It’s every author’s dream: You write a book that everybody loves. It gets fabulous reviews-one of them on the front page of The New York Times Book Review . You appear on the Today show and on C-Span and you tape Charlie Rose . There’s even interest from Hollywood-and you fly out to take some meetings.
There’s only one problem: There are precious few copies of your book to be found in the bookstores-and if someone wants one, they’re going to have to wait, sometimes as long as three weeks. You’ve got buzz, all right, but without books to sell, you could also go bust. Will would-be readers wait or, by the time the stores are stocked up again, will they have moved on to the Next Buzz Thing?
That’s exactly the situation author David Lipsky found himself in last week. His book, Absolutely American , an exhaustive and very human account of West Point and its cadets, was published, cannily, by Houghton Mifflin on July 4. By Aug. 4, he’d made the rounds of the TV shows, seen his book lionized in the TBR and gone west at the behest of the movie folks. But you’d have had to dig far to get your hands on the actual book: A midtown Manhattan Barnes & Noble was sold out last week, Amazon.com advised buyers there would be at least a week’s wait for shipping, and even Powell’s-the mighty independent that, by the way, conducted an online interview with the author-was waiting for back-ordered copies. The actual old-fashioned hard-copy version of the book was so rare, in fact, that at 12 of the 14 meetings Mr. Lipsky said he had with film producers, they were passing around Xeroxed pages. (I finally found two copies in a small-town bookstore in Pennsylvania last weekend.) On the one hand, said Houghton Mifflin director of publicity Lori Glazer, “even people who thought they had no interest in [West Point] are requesting it.” On the other, offered Dave Weich, director of content and marketing for Powell’s and Powells.com, the lack of books is “frustrating for customers and booksellers and incredibly frustrating for the author.”
Scratch any author and you’ll surely hear tales of “bad” publishing-of how agents, publishers and publicists didn’t do enough to turn his book into the star it was meant to be. Mr. Lipsky went out of his way to praise Houghton-the book, in fact, is dedicated to his editor, Eamon Dolan-but admits to frustration with the dearth of copies. Like all authors, he wants attention, sure, but he also wants readers to be able to buy the treatise he spent four years compiling.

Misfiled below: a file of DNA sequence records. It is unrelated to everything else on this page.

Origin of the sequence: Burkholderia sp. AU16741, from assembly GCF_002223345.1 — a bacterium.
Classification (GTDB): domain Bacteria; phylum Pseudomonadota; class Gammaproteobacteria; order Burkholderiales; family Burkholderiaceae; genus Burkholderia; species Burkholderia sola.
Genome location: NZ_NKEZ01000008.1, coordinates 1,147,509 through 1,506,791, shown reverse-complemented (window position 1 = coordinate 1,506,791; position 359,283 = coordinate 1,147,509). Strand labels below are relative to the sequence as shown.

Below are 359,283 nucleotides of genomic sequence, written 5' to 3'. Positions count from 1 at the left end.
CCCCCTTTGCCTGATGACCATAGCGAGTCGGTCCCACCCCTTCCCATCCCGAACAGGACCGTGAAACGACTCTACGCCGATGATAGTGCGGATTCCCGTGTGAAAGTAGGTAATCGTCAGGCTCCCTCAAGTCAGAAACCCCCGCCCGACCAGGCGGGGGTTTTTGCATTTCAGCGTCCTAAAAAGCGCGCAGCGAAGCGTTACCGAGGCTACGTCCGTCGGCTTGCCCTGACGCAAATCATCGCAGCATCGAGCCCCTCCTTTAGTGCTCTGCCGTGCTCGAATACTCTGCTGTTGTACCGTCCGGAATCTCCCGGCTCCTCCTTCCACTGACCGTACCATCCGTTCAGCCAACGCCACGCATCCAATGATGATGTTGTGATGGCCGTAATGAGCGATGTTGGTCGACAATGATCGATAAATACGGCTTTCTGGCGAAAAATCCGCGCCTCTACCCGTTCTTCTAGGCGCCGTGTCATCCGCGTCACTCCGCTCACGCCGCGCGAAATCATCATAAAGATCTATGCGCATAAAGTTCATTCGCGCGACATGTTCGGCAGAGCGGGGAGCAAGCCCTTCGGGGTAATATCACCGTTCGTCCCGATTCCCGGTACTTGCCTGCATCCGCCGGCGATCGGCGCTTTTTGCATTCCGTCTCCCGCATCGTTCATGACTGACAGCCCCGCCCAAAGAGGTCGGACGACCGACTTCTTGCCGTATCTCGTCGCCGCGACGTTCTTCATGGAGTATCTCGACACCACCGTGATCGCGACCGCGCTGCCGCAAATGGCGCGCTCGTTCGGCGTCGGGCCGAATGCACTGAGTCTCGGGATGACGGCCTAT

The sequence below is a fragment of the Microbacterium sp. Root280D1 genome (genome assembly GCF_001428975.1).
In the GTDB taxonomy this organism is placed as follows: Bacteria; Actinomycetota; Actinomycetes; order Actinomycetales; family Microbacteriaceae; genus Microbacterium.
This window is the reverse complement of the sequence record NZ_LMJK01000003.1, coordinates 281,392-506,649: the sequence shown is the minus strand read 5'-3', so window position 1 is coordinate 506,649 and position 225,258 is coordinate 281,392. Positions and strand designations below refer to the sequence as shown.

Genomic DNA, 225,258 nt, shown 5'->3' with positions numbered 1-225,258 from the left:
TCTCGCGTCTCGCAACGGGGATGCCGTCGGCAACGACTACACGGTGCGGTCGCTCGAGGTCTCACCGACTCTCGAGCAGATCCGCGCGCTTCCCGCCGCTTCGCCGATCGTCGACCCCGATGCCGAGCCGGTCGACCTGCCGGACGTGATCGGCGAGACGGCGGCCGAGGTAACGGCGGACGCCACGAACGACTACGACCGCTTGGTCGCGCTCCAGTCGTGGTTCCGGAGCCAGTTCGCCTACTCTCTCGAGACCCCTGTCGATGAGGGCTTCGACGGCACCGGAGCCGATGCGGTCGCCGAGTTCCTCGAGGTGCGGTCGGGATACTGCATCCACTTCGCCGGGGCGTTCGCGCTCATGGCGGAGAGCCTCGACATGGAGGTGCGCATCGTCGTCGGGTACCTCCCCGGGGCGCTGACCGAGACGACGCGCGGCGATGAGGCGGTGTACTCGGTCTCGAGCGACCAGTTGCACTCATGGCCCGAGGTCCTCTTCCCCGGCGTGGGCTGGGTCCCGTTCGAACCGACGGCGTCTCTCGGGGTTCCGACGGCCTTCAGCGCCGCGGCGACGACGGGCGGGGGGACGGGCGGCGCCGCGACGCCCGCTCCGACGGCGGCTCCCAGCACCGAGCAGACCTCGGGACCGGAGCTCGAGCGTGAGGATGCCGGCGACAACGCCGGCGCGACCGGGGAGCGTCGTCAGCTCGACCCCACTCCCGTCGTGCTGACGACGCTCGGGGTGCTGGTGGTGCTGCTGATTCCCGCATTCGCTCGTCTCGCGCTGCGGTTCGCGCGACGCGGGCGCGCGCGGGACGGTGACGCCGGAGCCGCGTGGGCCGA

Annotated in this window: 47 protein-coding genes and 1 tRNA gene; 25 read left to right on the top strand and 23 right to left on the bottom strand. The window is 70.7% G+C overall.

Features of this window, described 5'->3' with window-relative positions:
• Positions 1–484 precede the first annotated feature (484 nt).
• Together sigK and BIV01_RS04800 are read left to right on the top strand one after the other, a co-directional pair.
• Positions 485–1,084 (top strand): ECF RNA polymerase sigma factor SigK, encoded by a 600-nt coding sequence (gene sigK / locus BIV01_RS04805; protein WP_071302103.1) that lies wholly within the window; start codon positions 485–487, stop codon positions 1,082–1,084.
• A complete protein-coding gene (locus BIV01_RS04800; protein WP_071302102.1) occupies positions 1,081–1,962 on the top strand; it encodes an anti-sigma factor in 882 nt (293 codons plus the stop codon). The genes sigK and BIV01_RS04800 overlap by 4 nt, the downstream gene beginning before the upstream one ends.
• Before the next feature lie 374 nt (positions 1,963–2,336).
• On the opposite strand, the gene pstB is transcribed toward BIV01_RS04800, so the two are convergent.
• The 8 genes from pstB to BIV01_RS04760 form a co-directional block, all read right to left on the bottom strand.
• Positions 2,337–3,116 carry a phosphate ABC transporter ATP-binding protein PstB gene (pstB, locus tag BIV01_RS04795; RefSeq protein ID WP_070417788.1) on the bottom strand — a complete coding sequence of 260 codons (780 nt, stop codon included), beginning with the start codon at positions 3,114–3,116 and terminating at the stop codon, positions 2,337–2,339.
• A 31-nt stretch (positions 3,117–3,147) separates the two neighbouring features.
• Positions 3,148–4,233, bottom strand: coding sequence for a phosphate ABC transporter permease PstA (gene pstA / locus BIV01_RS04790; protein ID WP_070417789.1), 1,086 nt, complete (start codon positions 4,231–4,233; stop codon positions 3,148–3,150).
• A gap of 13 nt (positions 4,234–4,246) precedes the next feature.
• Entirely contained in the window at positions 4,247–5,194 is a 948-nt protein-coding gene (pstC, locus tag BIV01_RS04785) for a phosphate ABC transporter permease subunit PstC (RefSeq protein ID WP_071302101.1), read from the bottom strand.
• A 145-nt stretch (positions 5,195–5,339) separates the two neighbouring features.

But what’s a poor publisher to do? Houghton was clearly behind this book from the beginning: The initial print run was a substantial 40,000, and Mr. Lipsky was the only Houghton author this season invited to a sales conference (a vote of extreme confidence). It was positioned as a “lead title,” got a two-page spread in the catalog, and the sales reps returned early, enthusiastic reports and orders. Two weeks after publication, Houghton had gone back to press twice, and the number in print will soon be 84,000. But reprinting takes time-two to three weeks to make the books, another week to transport them to the stores.
But the byword in publishing today is caution: The last thing a publisher can afford to do is overprint and risk the embarrassment and expense of returns. And when demand for a book has outstripped even the most optimistic publishing plan (the same “problem” that happened with Mark Haddon’s The Curious Incident of the Dog in the Night-Time , a Doubleday title that was just picked by Today ‘s book club, and Scribner’s Jarhead , which got a boost from the Iraq war), a publisher is stuck playingcatch-up. “This doesn’t happen a lot,” Mr. Weich said, “but it happens a lot more than it used to.” Why? Surely because publishers have noticed the worrisome drop in book sales across the board and don’t want to get too cocky.
Still, things could be worse-and they were worse back in the pre-Internet days, when an anxious customer had to remember to write down the name of the book he wanted, call the bookstore and check back a couple of weeks later. (Read: He got tired of waiting.) At least now, readers can satisfy their craving-and the author, bookseller and publisher as well-by pushing a button to order a book that will arrive in the mail a couple of weeks later. “You don’t necessarily lose the customer the way you would have five years ago,” said Mr. Weich. Not to mention how much worse the situation could be for Mr. Lipsky or Mr. Haddon or Jarhead ‘s author, Anthony Swofford. They could be suffering-as hundreds of other authors annually do-under the realization that nobody wants their books, however well written, published or distributed. “The good news is, the book is selling,” said Mr. Lipsky.
Or, as Mr. Weich of Powell’s put it, “Everybody should have such problems.”